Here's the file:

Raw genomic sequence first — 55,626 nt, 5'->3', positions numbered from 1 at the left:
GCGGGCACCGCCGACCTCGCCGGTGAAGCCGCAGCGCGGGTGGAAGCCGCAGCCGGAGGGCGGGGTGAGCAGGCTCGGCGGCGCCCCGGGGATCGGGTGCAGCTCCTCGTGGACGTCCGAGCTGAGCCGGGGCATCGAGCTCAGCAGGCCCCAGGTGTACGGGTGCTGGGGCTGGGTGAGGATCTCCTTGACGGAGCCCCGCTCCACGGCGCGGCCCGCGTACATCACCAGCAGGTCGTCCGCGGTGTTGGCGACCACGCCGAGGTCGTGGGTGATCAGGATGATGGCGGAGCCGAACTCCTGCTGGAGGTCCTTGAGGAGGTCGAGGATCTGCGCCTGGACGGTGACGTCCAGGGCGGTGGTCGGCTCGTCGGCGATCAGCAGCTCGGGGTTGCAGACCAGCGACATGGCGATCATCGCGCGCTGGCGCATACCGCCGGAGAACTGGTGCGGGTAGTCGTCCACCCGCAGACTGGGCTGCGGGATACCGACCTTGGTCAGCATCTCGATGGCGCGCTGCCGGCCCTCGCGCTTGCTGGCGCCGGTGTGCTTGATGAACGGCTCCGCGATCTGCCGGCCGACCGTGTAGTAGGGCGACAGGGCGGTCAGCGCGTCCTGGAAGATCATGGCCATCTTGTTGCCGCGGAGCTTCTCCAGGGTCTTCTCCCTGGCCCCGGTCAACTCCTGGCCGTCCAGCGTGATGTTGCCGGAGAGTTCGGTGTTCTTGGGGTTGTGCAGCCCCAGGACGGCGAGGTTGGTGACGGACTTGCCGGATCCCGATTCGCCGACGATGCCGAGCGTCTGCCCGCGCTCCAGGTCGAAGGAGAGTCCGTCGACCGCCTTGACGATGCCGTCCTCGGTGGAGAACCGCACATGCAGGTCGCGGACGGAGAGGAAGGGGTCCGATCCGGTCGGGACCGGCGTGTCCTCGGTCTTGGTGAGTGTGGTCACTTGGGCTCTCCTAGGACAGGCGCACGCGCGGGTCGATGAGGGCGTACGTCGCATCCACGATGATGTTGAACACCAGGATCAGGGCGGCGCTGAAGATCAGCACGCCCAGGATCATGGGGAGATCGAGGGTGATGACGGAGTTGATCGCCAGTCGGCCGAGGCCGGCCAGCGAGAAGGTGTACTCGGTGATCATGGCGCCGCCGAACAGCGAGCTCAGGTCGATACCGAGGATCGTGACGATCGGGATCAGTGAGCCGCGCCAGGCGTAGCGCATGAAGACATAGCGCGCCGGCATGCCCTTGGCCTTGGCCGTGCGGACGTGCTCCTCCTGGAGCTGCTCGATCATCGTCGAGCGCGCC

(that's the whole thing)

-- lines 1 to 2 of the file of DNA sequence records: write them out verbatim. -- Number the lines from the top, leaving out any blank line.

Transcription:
Raw genomic sequence first — 55,626 nt, 5'->3', positions numbered from 1 at the left:
GCGGGCACCGCCGACCTCGCCGGTGAAGCCGCAGCGCGGGTGGAAGCCGCAGCCGGAGGGCGGGGTGAGCAGGCTCGGCGGCGCCCCGGGGATCGGGTGCAGCTCCTCGTGGACGTCCGAGCTGAGCCGGGGCATCGAGCTCAGCAGGCCCCAGGTGTACGGGTGCTGGGGCTGGGTGAGGATCTCCTTGACGGAGCCCCGCTCCACGGCGCGGCCCGCGTACATCACCAGCAGGTCGTCCGCGGTGTTGGCGACCACGCCGAGGTCGTGGGTGATCAGGATGATGGCGGAGCCGAACTCCTGCTGGAGGTCCTTGAGGAGGTCGAGGATCTGCGCCTGGACGGTGACGTCCAGGGCGGTGGTCGGCTCGTCGGCGATCAGCAGCTCGGGGTTGCAGACCAGCGACATGGCGATCATCGCGCGCTGGCGCATACCGCCGGAGAACTGGTGCGGGTAGTCGTCCACCCGCAGACTGGGCTGCGGGATACCGACCTTGGTCAGCATCTCGATGGCGCGCTGCCGGCCCTCGCGCTTGCTGGCGCCGGTGTGCTTGATGAACGGCTCCGCGATCTGCCGGCCGACCGTGTAGTAGGGCGACAGGGCGGTCAGCGCGTCCTGGAAGATCATGGCCATCTTGTTGCCGCGGAGCTTCTCCAGGGTCTTCTCCCTGGCCCCGGTCAACTCCTGGCCGTCCAGCGTGATGTTGCCGGAGAGTTCGGTGTTCTTGGGGTTGTGCAGCCCCAGGACGGCGAGGTTGGTGACGGACTTGCCGGATCCCGATTCGCCGACGATGCCGAGCGTCTGCCCGCGCTCCAGGTCGAAGGAGAGTCCGTCGACCGCCTTGACGATGCCGTCCTCGGTGGAGAACCGCACATGCAGGTCGCGGACGGAGAGGAAGGGGTCCGATCCGGTCGGGACCGGCGTGTCCTCGGTCTTGGTGAGTGTGGTCACTTGGGCTCTCCTAGGACAGGCGCACGCGCGGGTCGATGAGGGCGTACGTCGCATCCACGATGATGTTGAACACCAGGATCAGGGCGGCGCTGAAGATCAGCACGCCCAGGATCATGGGGAGATCGAGGGTGATGACGGAGTTGATCGCCAGTCGGCCGAGGCCGGCCAGCGAGAAGGTGTACTCGGTGATCATGGCGCCGCCGAACAGCGAGCTCAGGTCGATACCGAGGATCGTGACGATCGGGATCAGTGAGCCGCGCCAGGCGTAGCGCATGAAGACATAGCGCGCCGGCATGCCCTTGGCCTTGGCCGTGCGGACGTGCTCCTCCTGGAGCTGCTCGATCATCGTCGAGCGCGCC